Bitcoin address: 12vB2LeWQNjWh59tyfWw23ySqJ9kTfJifA

   
 

Your comment:

You must be logged in to post a comment.

Most read in the last 20 days:

  • Gold, the Safe Haven - Precious Metals Supply and Demand
      Investments vs. Money Last week the price of gold went up another $11, but the price of silver dropped 4 cents. The gold-silver ratio hit another new high, up another point, though down from Tuesday’s high water mark. This obviously was not the week that wage-earners increased their money holdings or that institutions expressed a preference for the bargain of silver.   Prosperity is just around the corner... and so is the trade deal. [PT]   This coming week...
  • Independence Day in America Circa 2019
      Freedom and Apple Pie The days are long and hot in the Northern Hemisphere when real American patriots raise the stars and stripes. Today the free and brave, with duty and self-sacrifice, begrudgingly accept federal holiday pay to stand tall upon their own two feet. Rugged individualism and uncompromising independence are essential to their character.   Independence day festivities...   With purpose and intent, they assemble as merry mobs along the shoreline to...
  • The Calm Before the Storm
      Intra-Market Divergences Galore  US big cap stocks have rallied to new highs in recent months, but just as in the rally from the low of the February 2018 mini-panic to the September/October 2018 peak, sizable divergences between different indexes have emerged in the process. New highs in the big cap indexes (DJIA, SPX, NDX) are once again not confirmed by small caps (RUT), the broad market (NYA) and a number of sub-sectors (such as the DJTA which is included in the chart below;...
  • The Strange Behavior of the US Dollar in the Wake of Fed Rate Cuts
      A Change in Interest Rate Expectations In the last issue of Seasonal Insights I discussed the typical pattern of stock prices when the Federal Reserve cuts interest rates.  As one would expect, the stock market tends to stabilize after cuts in the federal funds rate. The issue is topical, as many investors and analysts expect rate cuts to be implemented soon given that signs of an economic slowdown are beginning to proliferate.   Market expectations about the direction of...
  • The Four Dimensions of the Fake Money Order
      A Good Story with Minor Imperfections “If you don’t know where you are going, any road will get you there,” is a quote that’s oft misattributed to Lewis Carrol. The fact that there is ambiguity about who is behind this quote on ambiguity seems fitting. For our purposes today, the spirit of the quote is what we are after. We think it may help elucidate the strange and confusing world of fake money in which we all travel.   Consumer price index, y/y rate of change...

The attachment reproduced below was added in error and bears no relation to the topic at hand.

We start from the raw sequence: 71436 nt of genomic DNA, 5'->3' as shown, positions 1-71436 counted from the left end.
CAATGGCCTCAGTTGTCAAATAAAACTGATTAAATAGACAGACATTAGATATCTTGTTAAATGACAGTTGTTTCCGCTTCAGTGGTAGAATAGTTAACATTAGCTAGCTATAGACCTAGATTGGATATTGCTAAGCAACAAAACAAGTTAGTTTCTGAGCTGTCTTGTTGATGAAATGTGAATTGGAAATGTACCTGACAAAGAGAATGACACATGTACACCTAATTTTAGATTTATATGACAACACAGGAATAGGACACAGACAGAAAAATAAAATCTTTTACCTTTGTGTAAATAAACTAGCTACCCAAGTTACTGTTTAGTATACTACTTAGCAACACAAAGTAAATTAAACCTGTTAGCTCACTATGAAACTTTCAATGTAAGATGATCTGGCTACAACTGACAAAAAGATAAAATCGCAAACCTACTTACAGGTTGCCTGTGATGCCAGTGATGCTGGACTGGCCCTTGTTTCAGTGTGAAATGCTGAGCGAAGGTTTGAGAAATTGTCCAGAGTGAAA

• Wall of Worry M.I.A. -  Precious Metals Supply and Demand
      Too Much Excitement? The prices of the metals fell last week, with that of gold -$9 and silver -$0.32. Of course, it was a week of stock market exuberance. Why would anyone want to own money, or seek safety when the Fed can seemingly push interest down / assets up indefinitely? As the old TV ad for Lotto proclaimed “you gotta be in it, to win it!”   “Stablecoin” Tether is used as a dollar stand-in on cryptocurrency exchanges that offer no fiat currency pairs. There has...
  • Resistance Created by Long-Suffering “Hodlers” - Precious Metals Supply and Demand
      Gold vs Other Assets The prices of the metals went up +$15 and +$0.23. We will be brief this week, as Keith just got off a 17-hour flight from Perth to London. Stocks continue their march upwards. And hence the gold price seems stalled—or is it? It may seem like gold goes up, when stocks go down and vice versa. That’s been the recent pattern. Why should people own money without return, when stocks are where the action is?   Gold-SPX ratio: in long-term gold bull markets,...

Support Acting Man

Austrian Theory and Investment

j9TJzzN

The Review Insider

Archive

Dog Blow

THE GOLD CARTEL: Government Intervention on Gold, the Mega Bubble in Paper and What This Means for Your Future

Realtime Charts

 

Gold in USD:

[Most Recent Quotes from www.kitco.com]

 


 

Gold in EUR:

[Most Recent Quotes from www.kitco.com]

 


 

Silver in USD:

[Most Recent Quotes from www.kitco.com]

 


 

Platinum in USD:

[Most Recent Quotes from www.kitco.com]

 


 

USD - Index:

[Most Recent USD from www.kitco.com]

 

Mish Talk

 
Buy Silver Now!
 
Buy Gold Now!